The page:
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'Everything is on the table': City, county eyeing major cuts in pandemic-ravaged budget

Sharp drops in lodging taxes, business income taxes and other key sources of revenue have the city projecting a $75 million dollar shortfall in their general fund.

PORTLAND, Ore. — The COVID-19 pandemic has brutally gutted budgets for the city of Portland and Multnomah County, forcing tens of millions of dollars in cuts heading into the 2020-2021 fiscal year.

Whether those cuts will translate to lost jobs for government workers or lost services for the public remains to be seen.

In the first of two budget-related press conferences Thursday, Mayor Ted Wheeler and his staff walked reporters through his proposal for the city of Portland.

“I'll say this is unlike any budget I’ve ever produced,” he said.

In short, sharp drops in lodging taxes, business income taxes and other key sources of revenue have the city projecting a $75 million dollar reduction in their general fund.

Per his proposal, the Mayor thinks he can cover more than half of that with city reserves and by rolling back previously drawn up plans to underspend in some areas, but to cover the rest, he's calling on every city bureau to cut their budget by 5.6%.

While it’s now up to each bureau to decide whether that means cutting staff or programs, the Mayor sent a message.

“This budget relies on cuts to personnel compensation,” he said. “In order to avoid layoffs, I've asked our labor partners to share in the sacrifices that others are already taking, however, if we're unable to reach an agreement, bureaus will be forced to address a nearly $9 million general fund gap with layoffs.”

The push comes amid contract negotiations with the Portland Police Association.

When asked if the Mayor thinks cutting the budget for the Fire Bureau could result in stations closing, he said: “Literally everything is on the table.”

On the flip side, Mayor Wheeler said his plan keeps parks and community centers that were slated to open in East Portland moving forward, protects Portland’s share of regional investments in green construction and green energy and maintains spending on homeless services through the Joint Office, which the city shares with Multnomah County.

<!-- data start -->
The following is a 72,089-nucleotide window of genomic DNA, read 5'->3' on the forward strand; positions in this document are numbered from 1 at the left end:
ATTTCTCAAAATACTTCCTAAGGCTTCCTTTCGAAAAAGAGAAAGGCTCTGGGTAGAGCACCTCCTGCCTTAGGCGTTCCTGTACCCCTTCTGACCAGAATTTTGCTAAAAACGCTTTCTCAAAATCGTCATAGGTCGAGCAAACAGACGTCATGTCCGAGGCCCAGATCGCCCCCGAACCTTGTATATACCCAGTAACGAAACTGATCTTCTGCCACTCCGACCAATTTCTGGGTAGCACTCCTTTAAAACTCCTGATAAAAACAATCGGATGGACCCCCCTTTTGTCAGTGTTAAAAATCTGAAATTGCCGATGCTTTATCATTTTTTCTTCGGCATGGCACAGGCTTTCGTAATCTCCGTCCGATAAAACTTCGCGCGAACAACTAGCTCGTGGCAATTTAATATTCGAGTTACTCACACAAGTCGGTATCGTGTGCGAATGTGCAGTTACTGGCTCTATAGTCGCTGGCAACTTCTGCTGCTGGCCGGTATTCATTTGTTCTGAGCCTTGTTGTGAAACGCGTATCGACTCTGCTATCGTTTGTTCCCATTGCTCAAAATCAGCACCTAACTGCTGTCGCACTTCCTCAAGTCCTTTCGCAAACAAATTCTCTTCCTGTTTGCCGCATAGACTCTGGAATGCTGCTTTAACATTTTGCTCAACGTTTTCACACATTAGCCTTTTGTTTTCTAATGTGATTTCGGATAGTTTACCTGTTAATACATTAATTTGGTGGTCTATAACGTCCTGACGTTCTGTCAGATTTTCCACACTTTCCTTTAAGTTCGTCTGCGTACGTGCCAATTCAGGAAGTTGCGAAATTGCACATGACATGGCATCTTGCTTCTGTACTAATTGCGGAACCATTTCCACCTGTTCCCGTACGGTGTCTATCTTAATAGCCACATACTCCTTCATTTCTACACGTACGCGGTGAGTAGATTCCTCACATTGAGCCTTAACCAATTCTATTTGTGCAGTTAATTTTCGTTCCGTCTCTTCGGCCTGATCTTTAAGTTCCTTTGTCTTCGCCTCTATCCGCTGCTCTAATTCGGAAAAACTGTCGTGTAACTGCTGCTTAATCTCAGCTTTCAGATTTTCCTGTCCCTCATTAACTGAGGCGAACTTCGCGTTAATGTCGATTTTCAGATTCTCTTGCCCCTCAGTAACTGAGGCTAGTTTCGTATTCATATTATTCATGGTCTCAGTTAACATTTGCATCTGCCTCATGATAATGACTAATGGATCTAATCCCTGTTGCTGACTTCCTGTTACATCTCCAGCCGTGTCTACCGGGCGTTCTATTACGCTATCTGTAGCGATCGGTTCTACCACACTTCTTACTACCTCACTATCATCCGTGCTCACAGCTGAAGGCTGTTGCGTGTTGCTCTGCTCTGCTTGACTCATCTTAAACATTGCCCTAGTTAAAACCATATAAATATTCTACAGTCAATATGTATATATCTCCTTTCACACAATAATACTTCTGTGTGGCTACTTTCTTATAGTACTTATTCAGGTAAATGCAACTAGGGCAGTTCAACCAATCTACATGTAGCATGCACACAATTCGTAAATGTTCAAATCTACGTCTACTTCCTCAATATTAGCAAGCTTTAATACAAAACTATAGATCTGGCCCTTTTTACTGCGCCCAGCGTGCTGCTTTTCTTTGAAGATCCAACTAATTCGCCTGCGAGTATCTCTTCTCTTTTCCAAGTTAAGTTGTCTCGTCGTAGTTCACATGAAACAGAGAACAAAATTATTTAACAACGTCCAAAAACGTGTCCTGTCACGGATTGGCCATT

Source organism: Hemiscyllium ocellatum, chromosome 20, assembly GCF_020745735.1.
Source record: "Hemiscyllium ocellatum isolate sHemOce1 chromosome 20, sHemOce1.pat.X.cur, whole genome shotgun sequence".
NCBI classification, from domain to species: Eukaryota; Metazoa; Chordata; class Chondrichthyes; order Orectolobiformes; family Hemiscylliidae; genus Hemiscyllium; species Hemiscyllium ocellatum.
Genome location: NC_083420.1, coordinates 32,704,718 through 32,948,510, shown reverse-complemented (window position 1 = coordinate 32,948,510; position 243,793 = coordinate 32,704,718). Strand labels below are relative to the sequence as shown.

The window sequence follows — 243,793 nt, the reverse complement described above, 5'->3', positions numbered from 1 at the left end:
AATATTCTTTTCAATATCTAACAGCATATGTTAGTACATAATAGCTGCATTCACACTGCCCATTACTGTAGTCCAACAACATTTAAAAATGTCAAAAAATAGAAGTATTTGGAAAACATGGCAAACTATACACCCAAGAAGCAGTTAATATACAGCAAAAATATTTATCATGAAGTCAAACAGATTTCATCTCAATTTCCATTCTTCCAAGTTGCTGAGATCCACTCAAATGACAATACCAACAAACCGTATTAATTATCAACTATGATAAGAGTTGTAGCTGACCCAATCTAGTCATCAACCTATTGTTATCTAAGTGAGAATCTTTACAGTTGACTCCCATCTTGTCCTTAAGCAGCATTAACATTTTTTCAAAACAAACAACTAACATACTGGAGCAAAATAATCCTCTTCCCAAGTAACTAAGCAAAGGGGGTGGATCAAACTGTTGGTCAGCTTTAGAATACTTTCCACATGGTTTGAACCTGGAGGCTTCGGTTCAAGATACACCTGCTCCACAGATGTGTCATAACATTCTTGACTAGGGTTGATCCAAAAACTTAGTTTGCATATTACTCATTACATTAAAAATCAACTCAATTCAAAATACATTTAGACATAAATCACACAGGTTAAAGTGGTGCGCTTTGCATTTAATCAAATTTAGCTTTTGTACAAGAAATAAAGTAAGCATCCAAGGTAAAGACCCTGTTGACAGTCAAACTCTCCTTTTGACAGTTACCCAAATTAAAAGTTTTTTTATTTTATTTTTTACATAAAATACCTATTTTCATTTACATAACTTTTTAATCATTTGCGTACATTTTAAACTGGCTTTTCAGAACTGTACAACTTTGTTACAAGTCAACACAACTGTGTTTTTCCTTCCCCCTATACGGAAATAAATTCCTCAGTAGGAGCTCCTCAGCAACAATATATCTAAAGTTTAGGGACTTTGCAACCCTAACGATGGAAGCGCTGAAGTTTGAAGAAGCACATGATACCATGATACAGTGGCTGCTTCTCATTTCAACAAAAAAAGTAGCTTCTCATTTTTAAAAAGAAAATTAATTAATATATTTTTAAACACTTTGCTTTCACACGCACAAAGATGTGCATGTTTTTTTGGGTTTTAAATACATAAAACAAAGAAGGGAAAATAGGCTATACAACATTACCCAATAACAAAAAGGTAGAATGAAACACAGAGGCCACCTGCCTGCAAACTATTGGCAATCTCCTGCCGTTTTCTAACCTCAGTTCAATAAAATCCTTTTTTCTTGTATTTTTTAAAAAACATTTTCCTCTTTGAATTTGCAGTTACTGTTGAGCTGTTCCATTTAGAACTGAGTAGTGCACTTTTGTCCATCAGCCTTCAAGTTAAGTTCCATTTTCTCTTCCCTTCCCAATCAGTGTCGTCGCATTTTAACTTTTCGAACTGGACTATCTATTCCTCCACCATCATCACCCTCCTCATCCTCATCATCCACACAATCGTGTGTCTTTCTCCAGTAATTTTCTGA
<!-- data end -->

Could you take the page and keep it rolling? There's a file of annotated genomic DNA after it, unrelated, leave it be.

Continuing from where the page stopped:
Speaking of, county leaders sounded their budgetary alarm Thursday, too.

“Since March our revenue from the business income tax and motor vehicle rentals has plummeted,” said Chair Deborah Kafoury in a remote press conference Thursday.

Chair Kafoury was working to dig Multnomah County out of a $7 million hole.

Thanks to the pandemic that hole has grown to $45.3 million.

So, the Chair is freezing wages for managers and exempt employees while proposing a 2% cut from every county department.

She did that “…so that we wouldn't have to cut essential services to the public ... but we know that because we have a separate COVID budget, for the upcoming FY 2021, which is going to cost approximately $70 million dollars, we know that further cuts will be coming.”

The process to figure out where those cuts will hit started Thursday.

Like the Mayor, Chair Kafoury wants to protect key areas like housing assistance and homeless services, programs that help survivors of domestic violence and elections operations heading into the 2020 presidential race.

Both the city and county have received tens of millions of dollars in federal funding through the CARES Act, but guidance issued by the U.S. Department of Treasury prohibits agencies from using that money to fill budgetary shortfalls.

In a statement released Thursday afternoon, the Portland Firefighters Association hope they’d serve as an exception to that rule.

Local 43 appreciates the federal guidance to know the $114 million the city received from the Cares Act can be used for police, firefighters and first responders ensuring those on the front lines will not be impacted by states having lower revenues.

 “We look forward to being part of the Mayor’s team to build that framework on how best to use those funds to prevent cuts to public safety during the current budget financial hardship,” said president Alan Ferschweiler.

The city council is aiming to vote on a final budget on May 20.

The county is aiming for a final vote on June 11.

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